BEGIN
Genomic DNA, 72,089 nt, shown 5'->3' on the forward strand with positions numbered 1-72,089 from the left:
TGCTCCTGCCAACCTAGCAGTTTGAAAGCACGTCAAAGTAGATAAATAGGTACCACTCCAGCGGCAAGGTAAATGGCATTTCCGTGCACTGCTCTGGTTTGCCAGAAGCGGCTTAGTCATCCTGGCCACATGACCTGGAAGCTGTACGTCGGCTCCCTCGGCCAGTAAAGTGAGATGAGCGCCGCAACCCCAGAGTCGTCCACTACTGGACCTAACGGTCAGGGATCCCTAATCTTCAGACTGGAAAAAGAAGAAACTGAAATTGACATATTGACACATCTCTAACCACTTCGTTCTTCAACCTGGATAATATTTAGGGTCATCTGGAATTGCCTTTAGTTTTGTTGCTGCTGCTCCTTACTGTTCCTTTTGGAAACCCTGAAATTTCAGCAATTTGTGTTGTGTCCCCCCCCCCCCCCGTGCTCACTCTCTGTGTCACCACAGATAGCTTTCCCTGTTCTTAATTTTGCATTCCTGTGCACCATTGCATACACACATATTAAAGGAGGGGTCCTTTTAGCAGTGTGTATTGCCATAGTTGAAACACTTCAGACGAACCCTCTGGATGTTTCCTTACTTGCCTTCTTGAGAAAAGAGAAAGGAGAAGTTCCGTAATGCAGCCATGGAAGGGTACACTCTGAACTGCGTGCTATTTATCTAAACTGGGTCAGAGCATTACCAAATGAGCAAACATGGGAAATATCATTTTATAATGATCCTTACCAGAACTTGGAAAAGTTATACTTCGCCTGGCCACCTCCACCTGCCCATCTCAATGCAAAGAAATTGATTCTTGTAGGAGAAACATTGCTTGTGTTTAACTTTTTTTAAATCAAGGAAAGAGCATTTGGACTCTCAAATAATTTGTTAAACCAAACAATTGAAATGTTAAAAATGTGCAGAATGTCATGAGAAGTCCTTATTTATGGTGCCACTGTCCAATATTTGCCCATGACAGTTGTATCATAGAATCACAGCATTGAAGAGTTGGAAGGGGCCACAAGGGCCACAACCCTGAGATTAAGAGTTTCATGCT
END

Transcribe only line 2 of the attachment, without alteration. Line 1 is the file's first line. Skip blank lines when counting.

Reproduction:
TGCTCCTGCCAACCTAGCAGTTTGAAAGCACGTCAAAGTAGATAAATAGGTACCACTCCAGCGGCAAGGTAAATGGCATTTCCGTGCACTGCTCTGGTTTGCCAGAAGCGGCTTAGTCATCCTGGCCACATGACCTGGAAGCTGTACGTCGGCTCCCTCGGCCAGTAAAGTGAGATGAGCGCCGCAACCCCAGAGTCGTCCACTACTGGACCTAACGGTCAGGGATCCCTAATCTTCAGACTGGAAAAAGAAGAAACTGAAATTGACATATTGACACATCTCTAACCACTTCGTTCTTCAACCTGGATAATATTTAGGGTCATCTGGAATTGCCTTTAGTTTTGTTGCTGCTGCTCCTTACTGTTCCTTTTGGAAACCCTGAAATTTCAGCAATTTGTGTTGTGTCCCCCCCCCCCCCCGTGCTCACTCTCTGTGTCACCACAGATAGCTTTCCCTGTTCTTAATTTTGCATTCCTGTGCACCATTGCATACACACATATTAAAGGAGGGGTCCTTTTAGCAGTGTGTATTGCCATAGTTGAAACACTTCAGACGAACCCTCTGGATGTTTCCTTACTTGCCTTCTTGAGAAAAGAGAAAGGAGAAGTTCCGTAATGCAGCCATGGAAGGGTACACTCTGAACTGCGTGCTATTTATCTAAACTGGGTCAGAGCATTACCAAATGAGCAAACATGGGAAATATCATTTTATAATGATCCTTACCAGAACTTGGAAAAGTTATACTTCGCCTGGCCACCTCCACCTGCCCATCTCAATGCAAAGAAATTGATTCTTGTAGGAGAAACATTGCTTGTGTTTAACTTTTTTTAAATCAAGGAAAGAGCATTTGGACTCTCAAATAATTTGTTAAACCAAACAATTGAAATGTTAAAAATGTGCAGAATGTCATGAGAAGTCCTTATTTATGGTGCCACTGTCCAATATTTGCCCATGACAGTTGTATCATAGAATCACAGCATTGAAGAGTTGGAAGGGGCCACAAGGGCCACAACCCTGAGATTAAGAGTTTCATGCT